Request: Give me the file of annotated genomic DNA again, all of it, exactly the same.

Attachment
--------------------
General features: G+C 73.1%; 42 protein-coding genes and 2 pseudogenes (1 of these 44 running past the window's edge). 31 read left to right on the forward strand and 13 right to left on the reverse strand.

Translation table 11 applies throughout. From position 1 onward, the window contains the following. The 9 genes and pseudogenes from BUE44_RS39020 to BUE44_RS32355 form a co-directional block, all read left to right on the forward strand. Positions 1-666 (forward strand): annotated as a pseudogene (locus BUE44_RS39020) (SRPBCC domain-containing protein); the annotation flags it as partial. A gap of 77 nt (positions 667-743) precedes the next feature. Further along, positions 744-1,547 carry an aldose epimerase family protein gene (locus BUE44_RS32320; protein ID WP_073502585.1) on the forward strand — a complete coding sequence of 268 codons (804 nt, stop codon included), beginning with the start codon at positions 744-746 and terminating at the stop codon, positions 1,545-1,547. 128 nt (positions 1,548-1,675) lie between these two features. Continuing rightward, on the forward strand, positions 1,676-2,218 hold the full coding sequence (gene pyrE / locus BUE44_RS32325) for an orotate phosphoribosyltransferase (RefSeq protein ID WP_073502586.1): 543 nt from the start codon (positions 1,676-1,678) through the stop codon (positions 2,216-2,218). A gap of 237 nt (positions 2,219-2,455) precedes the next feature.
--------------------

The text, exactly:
General features: G+C 73.1%; 42 protein-coding genes and 2 pseudogenes (1 of these 44 running past the window's edge). 31 read left to right on the forward strand and 13 right to left on the reverse strand.

Translation table 11 applies throughout. From position 1 onward, the window contains the following. The 9 genes and pseudogenes from BUE44_RS39020 to BUE44_RS32355 form a co-directional block, all read left to right on the forward strand. Positions 1-666 (forward strand): annotated as a pseudogene (locus BUE44_RS39020) (SRPBCC domain-containing protein); the annotation flags it as partial. A gap of 77 nt (positions 667-743) precedes the next feature. Further along, positions 744-1,547 carry an aldose epimerase family protein gene (locus BUE44_RS32320; protein ID WP_073502585.1) on the forward strand — a complete coding sequence of 268 codons (804 nt, stop codon included), beginning with the start codon at positions 744-746 and terminating at the stop codon, positions 1,545-1,547. 128 nt (positions 1,548-1,675) lie between these two features. Continuing rightward, on the forward strand, positions 1,676-2,218 hold the full coding sequence (gene pyrE / locus BUE44_RS32325) for an orotate phosphoribosyltransferase (RefSeq protein ID WP_073502586.1): 543 nt from the start codon (positions 1,676-1,678) through the stop codon (positions 2,216-2,218). A gap of 237 nt (positions 2,219-2,455) precedes the next feature.